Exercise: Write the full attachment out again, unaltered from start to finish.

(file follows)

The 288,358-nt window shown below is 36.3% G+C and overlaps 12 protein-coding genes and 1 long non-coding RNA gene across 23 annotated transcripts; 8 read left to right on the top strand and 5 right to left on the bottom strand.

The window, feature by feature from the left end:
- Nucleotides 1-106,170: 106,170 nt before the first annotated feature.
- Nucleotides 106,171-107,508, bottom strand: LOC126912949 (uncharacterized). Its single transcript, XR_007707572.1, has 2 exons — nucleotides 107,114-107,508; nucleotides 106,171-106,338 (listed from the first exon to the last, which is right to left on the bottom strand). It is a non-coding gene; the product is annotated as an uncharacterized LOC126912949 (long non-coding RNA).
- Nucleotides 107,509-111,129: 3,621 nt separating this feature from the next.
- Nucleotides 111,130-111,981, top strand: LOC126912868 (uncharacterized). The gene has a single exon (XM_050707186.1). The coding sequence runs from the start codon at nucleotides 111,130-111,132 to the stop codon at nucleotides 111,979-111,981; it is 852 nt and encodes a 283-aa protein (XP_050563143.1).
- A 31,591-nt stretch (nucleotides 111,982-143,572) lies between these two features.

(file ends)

The 288,358-nt window shown below is 36.3% G+C and overlaps 12 protein-coding genes and 1 long non-coding RNA gene across 23 annotated transcripts; 8 read left to right on the top strand and 5 right to left on the bottom strand.

The window, feature by feature from the left end:
- Nucleotides 1-106,170: 106,170 nt before the first annotated feature.
- Nucleotides 106,171-107,508, bottom strand: LOC126912949 (uncharacterized). Its single transcript, XR_007707572.1, has 2 exons — nucleotides 107,114-107,508; nucleotides 106,171-106,338 (listed from the first exon to the last, which is right to left on the bottom strand). It is a non-coding gene; the product is annotated as an uncharacterized LOC126912949 (long non-coding RNA).
- Nucleotides 107,509-111,129: 3,621 nt separating this feature from the next.
- Nucleotides 111,130-111,981, top strand: LOC126912868 (uncharacterized). The gene has a single exon (XM_050707186.1). The coding sequence runs from the start codon at nucleotides 111,130-111,132 to the stop codon at nucleotides 111,979-111,981; it is 852 nt and encodes a 283-aa protein (XP_050563143.1).
- A 31,591-nt stretch (nucleotides 111,982-143,572) lies between these two features.